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Lawmaker Demands Info on State Dept. Reported Pushback on China Sanctions, Export Controls

The State Department needs to answer for media reports that it “held back” human rights sanctions and export controls on China following the U.S. discovery of a Chinese reconnaissance balloon in American airspace earlier this year (see 2302100072), said Rep. Michael McCaul of Texas. McCaul, the top Republican on the House Foreign Affairs Committee, cited a recent Reuters report that said the State Department was trying to “limit damage to the U.S.-China relationship” and pushed back on new trade restrictions.

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“The Department’s continued weakness and passivity in the face of [People’s Republic of China’s] aggression is deeply troubling and raises serious doubts about Department leaders’ willingness and ability to effectively respond to the PRC’s growing aggression,” McCaul said in a letter to Secretary of State Antony Blinken released this week.

He added that reports of the State Department “impeding ‘competitive actions’ including sanctions and export controls toward” Chinese entities are “consistent with information received by the Committee in recent months.” Although Congress has “empowered the executive branch with national security tools such as sanctions and export controls for the express purpose of protecting U.S. national security and foreign policy interests,” the State Department “apparently refuses to implement them.”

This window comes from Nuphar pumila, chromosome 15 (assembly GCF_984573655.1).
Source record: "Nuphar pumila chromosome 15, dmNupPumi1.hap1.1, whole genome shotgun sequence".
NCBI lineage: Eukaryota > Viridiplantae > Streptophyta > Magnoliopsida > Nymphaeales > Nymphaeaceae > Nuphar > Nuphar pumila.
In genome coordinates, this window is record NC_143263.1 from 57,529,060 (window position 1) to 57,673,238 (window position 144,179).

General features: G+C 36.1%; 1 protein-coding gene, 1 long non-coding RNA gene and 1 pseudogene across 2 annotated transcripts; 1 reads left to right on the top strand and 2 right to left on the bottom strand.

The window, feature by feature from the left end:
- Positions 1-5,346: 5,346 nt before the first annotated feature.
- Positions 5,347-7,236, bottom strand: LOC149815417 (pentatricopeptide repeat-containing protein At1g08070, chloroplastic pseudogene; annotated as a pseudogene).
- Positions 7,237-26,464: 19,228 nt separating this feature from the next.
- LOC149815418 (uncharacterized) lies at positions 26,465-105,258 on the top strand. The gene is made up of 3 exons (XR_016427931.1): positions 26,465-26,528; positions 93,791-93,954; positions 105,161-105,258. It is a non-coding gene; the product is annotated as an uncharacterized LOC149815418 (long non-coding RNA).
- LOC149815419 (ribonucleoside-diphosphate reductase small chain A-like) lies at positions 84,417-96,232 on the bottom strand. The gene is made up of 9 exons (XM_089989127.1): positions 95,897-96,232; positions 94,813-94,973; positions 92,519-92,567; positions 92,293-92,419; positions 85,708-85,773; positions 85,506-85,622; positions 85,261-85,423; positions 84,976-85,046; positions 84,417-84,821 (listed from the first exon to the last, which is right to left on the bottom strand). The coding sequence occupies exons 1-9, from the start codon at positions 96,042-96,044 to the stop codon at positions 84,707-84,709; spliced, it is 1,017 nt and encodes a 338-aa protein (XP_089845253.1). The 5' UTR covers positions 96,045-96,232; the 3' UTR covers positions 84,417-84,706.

McCaul asked the agency to provide him with all “documents and communications referring or relating to competitive actions,” including export controls and sanctions against China since Oct. 1, involving Blinken, Deputy Secretary Wendy Sherman and others. He also asked for other documents “used in preparation for or resulting from” National Security Council Tech Small Group meetings and information on staff departures from the State Department’s Office of China Coordination, which is responsible for coordinating and implementing U.S. policy toward China.

“For the U.S. to succeed in its strategic competition with the PRC,” McCaul said, “it is essential that it be willing to unflinchingly hold the PRC accountable for its aggression and malfeasance, and that it be well-organized and effective in doing so.”

A State Department spokesperson said May 24 the agency has "coordinated" with other government agencies "on a record-setting number of sanctions, export controls, and other competitive actions with respect to" China. "Without commenting on specific actions, this work is sensitive and complex, and obviously sequencing is essential to maximize impact and make sure our messaging is clear and lands precisely."